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Toronto Mayor John Tory wasted little time turning his attention to his brand-new challenger, Jennifer Keesmaat, on Wednesday, pledging to keep property tax hikes low if re-elected when the city goes to the polls October 22, and targeting her musings about “secession” for Toronto.

At a campaign event in Scarborough, Mr. Tory repeated his 2014 promise to keep property-tax rate hikes at or below inflation. It’s a commitment meant to strike a contrast with Ms. Keesmaat, the city’s former chief planner who announced her mayoral run on Friday. She is being backed by a number of left-leaning councillors who have called for higher tax increases to better fund city services.

“In October, the voters are going to have a choice,” Mr. Tory said. “Do they want a mayor who will continue to keep property taxes low and has shown the ability to do that while still making investments in key city services, improving them and enhancing them? Or do they want their property taxes to soar?”

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Opinion: Jennifer Keesmaat poses a challenge to John Tory, and that’s good for Toronto’s democracy

Asked about Ms. Keesmaat’s last-minute entry into the race, Mr. Tory welcomed her but was quick to bring up her comments on Twitter last week calling for Toronto’s “secession.”

“I heard this week about this idea of Toronto seceding from Ontario, and I thought to myself, well, it just sounded like a ridiculous idea,” Mr. Tory said. “And then I read that my opponent slept on it overnight and came forward the next morning and said, ‘Yeah, I have slept on it, and it’s still a good idea.’ ”

On CP24 this week, Ms. Keesmaat said her tweet about secession came in frustration over Ontario Premier Doug Ford’s move to slash Toronto’s city council almost in half, and was “not a policy statement.”

In an e-mailed statement from her campaign, she did not directly address the issue of a tax-rate cap, but promised to unveil a “bold vision” and a fiscal plan: “As Chief City Planner, I found innovative solutions to problems that didn’t increase the burden on regular people, like getting developers to pay their fair share to invest in better planning to build a better city.”

Sources say Ms. Keesmaat’s bid for mayor is still taking shape, with interviews being conducted with possible campaign managers this week. The team, sources say, will likely be a broad coalition, with Liberal and NDP strategists, as well as some Progressive Conservatives and community leaders without party ties.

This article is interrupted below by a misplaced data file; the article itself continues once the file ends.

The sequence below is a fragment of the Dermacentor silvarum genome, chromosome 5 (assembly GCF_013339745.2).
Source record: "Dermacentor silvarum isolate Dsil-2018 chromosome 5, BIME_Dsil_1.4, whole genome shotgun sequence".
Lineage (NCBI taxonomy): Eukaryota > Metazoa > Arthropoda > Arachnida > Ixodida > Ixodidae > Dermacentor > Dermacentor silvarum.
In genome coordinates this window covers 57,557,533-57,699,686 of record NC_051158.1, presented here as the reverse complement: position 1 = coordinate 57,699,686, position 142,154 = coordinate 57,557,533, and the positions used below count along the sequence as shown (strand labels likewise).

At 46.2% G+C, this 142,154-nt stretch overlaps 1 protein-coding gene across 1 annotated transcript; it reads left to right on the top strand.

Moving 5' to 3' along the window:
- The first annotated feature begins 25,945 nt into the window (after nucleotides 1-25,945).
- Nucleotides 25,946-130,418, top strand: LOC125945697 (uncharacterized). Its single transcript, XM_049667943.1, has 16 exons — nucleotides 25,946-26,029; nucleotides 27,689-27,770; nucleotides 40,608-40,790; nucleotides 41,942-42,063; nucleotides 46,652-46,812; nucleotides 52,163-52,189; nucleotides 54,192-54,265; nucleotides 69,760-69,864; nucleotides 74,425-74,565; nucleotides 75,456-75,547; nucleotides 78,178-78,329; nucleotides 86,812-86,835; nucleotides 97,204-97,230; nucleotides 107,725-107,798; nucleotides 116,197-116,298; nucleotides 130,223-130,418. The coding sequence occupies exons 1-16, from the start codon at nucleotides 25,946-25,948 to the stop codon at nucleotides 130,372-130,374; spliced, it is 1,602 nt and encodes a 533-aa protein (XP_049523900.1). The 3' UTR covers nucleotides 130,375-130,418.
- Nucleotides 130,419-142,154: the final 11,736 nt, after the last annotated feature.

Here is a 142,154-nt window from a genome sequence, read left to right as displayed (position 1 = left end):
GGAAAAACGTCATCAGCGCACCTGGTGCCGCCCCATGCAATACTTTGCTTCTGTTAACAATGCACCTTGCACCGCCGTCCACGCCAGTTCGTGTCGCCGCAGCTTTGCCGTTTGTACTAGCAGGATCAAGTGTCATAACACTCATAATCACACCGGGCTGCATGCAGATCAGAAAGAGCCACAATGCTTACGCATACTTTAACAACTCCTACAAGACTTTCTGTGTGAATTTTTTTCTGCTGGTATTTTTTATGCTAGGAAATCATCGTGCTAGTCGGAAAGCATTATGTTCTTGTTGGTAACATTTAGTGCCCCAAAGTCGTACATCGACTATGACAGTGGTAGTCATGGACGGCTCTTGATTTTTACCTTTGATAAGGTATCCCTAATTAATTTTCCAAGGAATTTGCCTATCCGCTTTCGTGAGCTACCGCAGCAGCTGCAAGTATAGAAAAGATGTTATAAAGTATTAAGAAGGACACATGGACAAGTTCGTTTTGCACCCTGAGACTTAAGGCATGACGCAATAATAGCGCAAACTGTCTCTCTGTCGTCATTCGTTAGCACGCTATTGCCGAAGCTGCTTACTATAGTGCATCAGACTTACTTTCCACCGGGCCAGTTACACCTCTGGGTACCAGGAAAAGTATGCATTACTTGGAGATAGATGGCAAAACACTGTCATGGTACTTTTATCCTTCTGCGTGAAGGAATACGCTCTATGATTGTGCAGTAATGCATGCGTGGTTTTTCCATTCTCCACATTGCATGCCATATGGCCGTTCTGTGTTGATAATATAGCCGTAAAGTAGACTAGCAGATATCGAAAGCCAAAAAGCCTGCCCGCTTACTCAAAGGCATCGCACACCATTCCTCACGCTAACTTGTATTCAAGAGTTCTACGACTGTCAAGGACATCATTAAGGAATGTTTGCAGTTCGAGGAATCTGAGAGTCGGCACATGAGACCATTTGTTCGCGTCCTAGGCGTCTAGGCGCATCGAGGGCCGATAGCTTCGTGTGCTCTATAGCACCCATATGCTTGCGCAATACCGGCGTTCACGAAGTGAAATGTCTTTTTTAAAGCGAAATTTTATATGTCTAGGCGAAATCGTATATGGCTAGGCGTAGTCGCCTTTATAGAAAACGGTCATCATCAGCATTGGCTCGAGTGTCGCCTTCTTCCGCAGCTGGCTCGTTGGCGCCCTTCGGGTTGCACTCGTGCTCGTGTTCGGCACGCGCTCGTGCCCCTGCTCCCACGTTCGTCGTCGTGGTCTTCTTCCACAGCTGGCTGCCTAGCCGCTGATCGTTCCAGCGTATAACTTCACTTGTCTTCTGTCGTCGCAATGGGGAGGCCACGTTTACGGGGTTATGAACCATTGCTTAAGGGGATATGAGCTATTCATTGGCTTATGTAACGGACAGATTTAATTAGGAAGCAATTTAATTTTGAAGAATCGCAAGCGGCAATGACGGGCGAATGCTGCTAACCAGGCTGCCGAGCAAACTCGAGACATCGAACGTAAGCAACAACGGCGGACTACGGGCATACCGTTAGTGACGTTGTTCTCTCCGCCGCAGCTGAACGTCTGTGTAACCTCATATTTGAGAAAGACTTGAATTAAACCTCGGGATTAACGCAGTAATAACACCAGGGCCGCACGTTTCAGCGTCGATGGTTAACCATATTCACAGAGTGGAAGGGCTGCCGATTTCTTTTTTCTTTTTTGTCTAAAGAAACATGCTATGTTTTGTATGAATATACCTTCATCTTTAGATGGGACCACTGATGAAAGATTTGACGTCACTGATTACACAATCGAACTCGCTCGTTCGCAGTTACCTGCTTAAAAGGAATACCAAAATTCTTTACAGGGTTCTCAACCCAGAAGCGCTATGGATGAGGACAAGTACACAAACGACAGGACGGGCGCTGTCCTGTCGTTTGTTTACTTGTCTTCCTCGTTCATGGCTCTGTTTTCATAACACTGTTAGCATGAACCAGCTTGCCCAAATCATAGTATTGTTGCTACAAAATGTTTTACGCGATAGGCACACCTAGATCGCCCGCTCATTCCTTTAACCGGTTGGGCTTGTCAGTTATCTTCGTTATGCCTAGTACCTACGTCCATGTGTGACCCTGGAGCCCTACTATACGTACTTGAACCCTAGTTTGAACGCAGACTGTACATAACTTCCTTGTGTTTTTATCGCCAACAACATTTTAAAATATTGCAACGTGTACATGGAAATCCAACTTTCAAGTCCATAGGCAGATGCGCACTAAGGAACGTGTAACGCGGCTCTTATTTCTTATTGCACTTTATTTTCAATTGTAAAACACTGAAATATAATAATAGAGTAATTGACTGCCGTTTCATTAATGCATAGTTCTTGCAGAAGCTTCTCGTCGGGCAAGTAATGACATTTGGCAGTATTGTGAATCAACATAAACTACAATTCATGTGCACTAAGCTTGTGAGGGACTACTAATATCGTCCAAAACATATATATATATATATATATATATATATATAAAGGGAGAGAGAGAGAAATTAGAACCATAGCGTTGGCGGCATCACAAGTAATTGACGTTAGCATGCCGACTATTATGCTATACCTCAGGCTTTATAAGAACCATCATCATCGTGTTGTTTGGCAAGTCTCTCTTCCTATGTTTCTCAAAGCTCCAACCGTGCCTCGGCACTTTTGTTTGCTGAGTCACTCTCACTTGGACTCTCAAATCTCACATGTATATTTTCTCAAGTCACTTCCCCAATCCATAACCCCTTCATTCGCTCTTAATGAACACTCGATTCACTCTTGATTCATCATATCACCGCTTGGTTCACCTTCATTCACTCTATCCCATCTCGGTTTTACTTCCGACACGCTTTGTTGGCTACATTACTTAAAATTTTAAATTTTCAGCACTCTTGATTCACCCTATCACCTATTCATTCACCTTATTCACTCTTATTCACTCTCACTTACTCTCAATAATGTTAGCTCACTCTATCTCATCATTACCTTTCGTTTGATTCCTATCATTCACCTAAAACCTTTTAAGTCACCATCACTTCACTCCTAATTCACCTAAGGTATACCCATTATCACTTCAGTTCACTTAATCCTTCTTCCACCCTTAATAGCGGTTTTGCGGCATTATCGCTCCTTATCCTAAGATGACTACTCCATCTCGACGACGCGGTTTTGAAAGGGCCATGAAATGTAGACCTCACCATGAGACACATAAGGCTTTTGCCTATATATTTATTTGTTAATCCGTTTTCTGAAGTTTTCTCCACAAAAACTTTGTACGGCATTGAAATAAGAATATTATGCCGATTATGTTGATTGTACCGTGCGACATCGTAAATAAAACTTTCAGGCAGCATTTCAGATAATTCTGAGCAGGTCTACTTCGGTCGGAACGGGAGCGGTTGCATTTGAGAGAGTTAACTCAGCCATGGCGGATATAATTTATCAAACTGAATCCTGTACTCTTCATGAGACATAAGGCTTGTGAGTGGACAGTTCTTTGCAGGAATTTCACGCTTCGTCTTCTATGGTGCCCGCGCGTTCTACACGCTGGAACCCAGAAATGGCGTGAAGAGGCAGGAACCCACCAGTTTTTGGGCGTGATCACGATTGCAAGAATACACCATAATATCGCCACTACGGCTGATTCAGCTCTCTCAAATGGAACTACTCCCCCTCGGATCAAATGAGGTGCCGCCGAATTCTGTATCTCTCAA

The 25 signatures on Ms. Keesmaat’s nomination papers, filed just hours before the deadline last Friday, suggest the last-minute nature of her decision. They are all dated that day, and the list includes several NDP or left-leaning city councillors who were at city hall that day for council’s meeting: Sarah Doucette, Mike Layton, Gord Perks, Joe Mihevc, Kristyn Wong-Tam and Joe Cressy.

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Mr. Tory, whose campaign said last month it had already raised $1-million, clearly has a head start. But former Maple Leaf Sports and Entertainment president and CEO Richard Peddie, an outspoken critic of Mr. Tory who even contemplated his own mayoral bid, says he believes Ms. Keesmaat can catch up. After long urging her to run, he says he is now contacting more than 300 potential large donors to back her campaign.

Taking questions from reporters, Mr. Tory dismissed the notion that his low property-tax hike hamstrings the city’s finances. He said the city had been able to find what he called “efficiencies” to free up money for free public transit for children and discounted fare passes for people on social assistance, among other programs. And he pointed to billions in new money from the provincial and federal governments, primarily for public transit, secured during his term.

Asked in February, right after the 2018 budget was passed, Mr. Tory would not commit to capping future property tax hikes. But he later trumpeted the low increases in a fundraising e-mail, suggesting his campaign was going to repeat his 2014 pledge.

Some of Mr. Tory’s left-leaning critics on council, calling for larger hikes, point out that Toronto’s rates are the lowest in the Greater Toronto Area. According to city numbers, when inflation and population growth are factored in, property taxes per capita have gone down in recent years.

And Toronto’s previous city manager, Peter Wallace, regularly warned that the city’s finances relied too heavily on its land-transfer tax. He said a real estate market slump could mean higher property tax hikes or service cuts.

Mr. Tory’s new pledge to cap tax hikes also comes after months of discussion around Toronto’s strained homeless-shelter system, and the mayor’s demands that Ottawa cover the costs of sheltering thousands of refugee claimants.

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